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Need some help evaluating the following 4-gradient, that of the gradient of the field strength tensor

$$F^{\mu\nu}= \begin{bmatrix} 0 & -E_x & -E_y & -E_z\\\ E_x & 0 & -B_z & B_y \\\ E_y & B_z & 0 & -B_x \\\ E_z & -B_y & B_x & 0 \end{bmatrix}$$

such that $$\partial_\mu F^{\mu\nu} = \frac{4\pi}{c}j^\nu.$$

I know that the gradient has the form

$$\partial_\mu = (\frac{\partial}{\partial t}, \nabla).$$

If I am not mistaken, applying the 4-gradient to $j^\mu$ would give a dot product such that

$$\partial_\mu j^\mu = (\frac{\partial}{\partial t}, \nabla) \cdot (c\rho(x),j(x)) = \frac{\partial \rho}{\partial t} + \nabla\cdot j = 0. $$

When applying it to 4-vectors I can understand how the procedure works, nonetheless,when it comes to tensors I am at a complete loss. Any help would be greatly appreciated.

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Note: I will set $c=1$ here. You can restore $c$ by dimensional analysis, or (preferably) by working out the math on your own.

In the expression $\partial_\mu F^{\mu\nu}$, $\mu$ is implicitly summed over, so what we really have is $\sum_{\mu=0}^3 \partial_\mu F^{\mu\nu}$. This has one free index $\nu$, so we will have four components:

$$\nu=0: \quad \partial_0 F^{00} + \partial_1 F^{10} + \partial_2 F^{20} + \partial_3 F^{30}$$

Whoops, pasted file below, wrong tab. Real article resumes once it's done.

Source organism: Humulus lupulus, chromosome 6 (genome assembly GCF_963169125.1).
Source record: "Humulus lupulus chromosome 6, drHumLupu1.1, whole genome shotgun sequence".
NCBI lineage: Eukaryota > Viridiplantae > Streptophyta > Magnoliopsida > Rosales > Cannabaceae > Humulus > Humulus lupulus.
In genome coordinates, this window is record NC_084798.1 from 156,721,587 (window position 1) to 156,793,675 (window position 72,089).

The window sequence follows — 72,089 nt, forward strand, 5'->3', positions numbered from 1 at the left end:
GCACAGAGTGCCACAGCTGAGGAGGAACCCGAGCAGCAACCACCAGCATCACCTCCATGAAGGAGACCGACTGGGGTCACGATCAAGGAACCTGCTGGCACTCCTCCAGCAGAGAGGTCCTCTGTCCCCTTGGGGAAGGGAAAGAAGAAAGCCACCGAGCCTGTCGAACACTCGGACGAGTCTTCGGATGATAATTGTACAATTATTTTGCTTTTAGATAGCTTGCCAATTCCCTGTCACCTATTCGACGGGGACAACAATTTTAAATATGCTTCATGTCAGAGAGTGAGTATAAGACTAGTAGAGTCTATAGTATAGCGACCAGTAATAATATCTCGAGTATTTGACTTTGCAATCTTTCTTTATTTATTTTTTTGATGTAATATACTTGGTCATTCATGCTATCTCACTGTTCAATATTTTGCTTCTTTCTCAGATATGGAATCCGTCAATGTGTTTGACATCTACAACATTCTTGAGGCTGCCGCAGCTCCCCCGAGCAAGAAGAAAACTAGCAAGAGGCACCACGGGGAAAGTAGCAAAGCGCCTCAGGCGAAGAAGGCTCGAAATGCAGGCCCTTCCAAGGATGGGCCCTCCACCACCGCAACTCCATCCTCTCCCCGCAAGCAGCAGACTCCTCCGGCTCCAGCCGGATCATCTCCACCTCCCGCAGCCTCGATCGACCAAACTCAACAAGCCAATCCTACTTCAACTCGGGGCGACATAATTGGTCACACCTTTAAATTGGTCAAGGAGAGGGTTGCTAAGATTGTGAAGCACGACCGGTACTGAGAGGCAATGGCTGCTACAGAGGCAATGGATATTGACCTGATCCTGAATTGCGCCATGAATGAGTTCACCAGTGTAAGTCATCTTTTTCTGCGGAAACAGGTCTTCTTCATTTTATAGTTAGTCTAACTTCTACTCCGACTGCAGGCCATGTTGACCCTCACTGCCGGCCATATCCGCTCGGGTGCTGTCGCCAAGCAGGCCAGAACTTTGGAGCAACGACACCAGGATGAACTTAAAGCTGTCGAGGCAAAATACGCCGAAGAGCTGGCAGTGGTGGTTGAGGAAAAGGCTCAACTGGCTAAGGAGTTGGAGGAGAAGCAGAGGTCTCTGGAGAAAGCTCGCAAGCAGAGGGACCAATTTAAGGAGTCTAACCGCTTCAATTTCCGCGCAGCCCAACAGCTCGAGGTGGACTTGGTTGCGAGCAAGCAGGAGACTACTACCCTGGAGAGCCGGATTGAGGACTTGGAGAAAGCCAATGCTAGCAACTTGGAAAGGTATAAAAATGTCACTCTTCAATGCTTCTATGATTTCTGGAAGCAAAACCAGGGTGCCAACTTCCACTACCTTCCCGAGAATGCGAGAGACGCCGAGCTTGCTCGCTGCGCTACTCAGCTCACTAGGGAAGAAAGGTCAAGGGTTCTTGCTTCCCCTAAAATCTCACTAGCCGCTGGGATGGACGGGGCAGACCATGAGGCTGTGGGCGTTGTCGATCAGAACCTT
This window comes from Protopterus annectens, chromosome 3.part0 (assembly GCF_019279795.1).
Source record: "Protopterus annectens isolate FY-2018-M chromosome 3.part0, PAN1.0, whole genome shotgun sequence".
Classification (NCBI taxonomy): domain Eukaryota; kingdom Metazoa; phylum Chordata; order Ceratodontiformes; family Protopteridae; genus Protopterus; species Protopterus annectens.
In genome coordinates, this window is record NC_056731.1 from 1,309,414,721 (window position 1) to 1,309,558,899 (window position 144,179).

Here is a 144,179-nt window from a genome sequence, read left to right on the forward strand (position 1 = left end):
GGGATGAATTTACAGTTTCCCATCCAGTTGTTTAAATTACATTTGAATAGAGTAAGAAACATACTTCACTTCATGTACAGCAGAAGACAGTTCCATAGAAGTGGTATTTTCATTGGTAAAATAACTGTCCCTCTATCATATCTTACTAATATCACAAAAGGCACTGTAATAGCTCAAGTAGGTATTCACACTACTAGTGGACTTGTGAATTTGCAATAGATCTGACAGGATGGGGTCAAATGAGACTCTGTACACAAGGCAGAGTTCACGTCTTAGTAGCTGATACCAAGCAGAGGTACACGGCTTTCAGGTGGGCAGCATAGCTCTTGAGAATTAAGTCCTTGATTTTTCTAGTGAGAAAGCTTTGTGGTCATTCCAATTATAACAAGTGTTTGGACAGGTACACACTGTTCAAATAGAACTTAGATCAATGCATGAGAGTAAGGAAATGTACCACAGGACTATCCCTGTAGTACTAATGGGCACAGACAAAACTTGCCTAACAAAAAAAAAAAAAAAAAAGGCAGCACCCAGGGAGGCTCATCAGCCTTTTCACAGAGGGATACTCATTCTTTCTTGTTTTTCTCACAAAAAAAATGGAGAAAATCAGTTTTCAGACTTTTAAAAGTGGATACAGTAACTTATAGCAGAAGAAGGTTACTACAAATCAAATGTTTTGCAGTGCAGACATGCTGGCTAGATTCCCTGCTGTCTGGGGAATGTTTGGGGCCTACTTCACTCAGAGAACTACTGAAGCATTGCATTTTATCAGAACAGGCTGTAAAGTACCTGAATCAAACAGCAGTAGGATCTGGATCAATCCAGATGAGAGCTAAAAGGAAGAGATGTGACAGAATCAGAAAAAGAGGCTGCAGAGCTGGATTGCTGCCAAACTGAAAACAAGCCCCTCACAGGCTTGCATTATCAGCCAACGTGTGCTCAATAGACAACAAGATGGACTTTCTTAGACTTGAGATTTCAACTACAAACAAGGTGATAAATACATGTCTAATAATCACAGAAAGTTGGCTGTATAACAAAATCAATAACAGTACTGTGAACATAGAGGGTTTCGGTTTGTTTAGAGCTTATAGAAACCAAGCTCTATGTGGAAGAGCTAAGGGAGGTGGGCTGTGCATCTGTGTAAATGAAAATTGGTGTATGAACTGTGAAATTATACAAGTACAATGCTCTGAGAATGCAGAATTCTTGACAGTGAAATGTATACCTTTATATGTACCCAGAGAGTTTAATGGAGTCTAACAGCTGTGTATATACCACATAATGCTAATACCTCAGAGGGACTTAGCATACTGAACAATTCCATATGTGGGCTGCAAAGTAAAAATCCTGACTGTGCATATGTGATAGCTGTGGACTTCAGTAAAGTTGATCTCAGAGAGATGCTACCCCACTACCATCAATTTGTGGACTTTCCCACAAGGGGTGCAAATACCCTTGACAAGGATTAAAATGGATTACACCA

$$\nu=1: \quad \partial_0 F^{01} + \partial_1 F^{11} + \partial_2 F^{21} + \partial_3 F^{31}$$

and so on. The $\nu=0$ component, if you substitute the expressions for the $F^{\mu\nu}$, works out to be $\partial_0 (0) + \partial_1 E_x + \partial_2 E_y + \partial_3 E_z = \nabla \cdot{E}$. For $\nu=1$ we get $-\partial_t E_x + \partial_y B_z - \partial_z B_y$, which we recognize as the $x$-component of $-\partial_t \mathbf{E} + \nabla \times \mathbf{B}$, and similarly for the other two components.

A quicker way to do this is to notice that the expression $\sum_\mu \partial_\mu F^{\mu\nu}$ has exactly the structure of a row vector $\partial$ multiplied on the right by a matrix $F$:

$$(\partial_t, \partial_x, \partial_y, \partial_z) \cdot \begin{pmatrix} 0 & -E_x & -E_y & -E_z\\\ E_x & 0 & -B_z & B_y \\\ E_y & B_z & 0 & -B_x \\\ E_z & -B_y & B_x & 0 \end{pmatrix}$$

so you can just use the rules of matrix multiplication to do it and not have to worry about identifying components and risk making sign mistakes and all that.

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I think you just have to remember the Einstein summation convention : $$\partial_{\mu}F^{\mu\nu} = \sum_{\mu=t,x,y,z}\frac{\partial F^{\mu\nu}}{\partial \mu}$$

Then, for each $\nu$, you just have to write your sum term by term. You will end up with four equations, which you should be able to identify as Maxwell-Gauss and Maxwell-Ampere to conclude.

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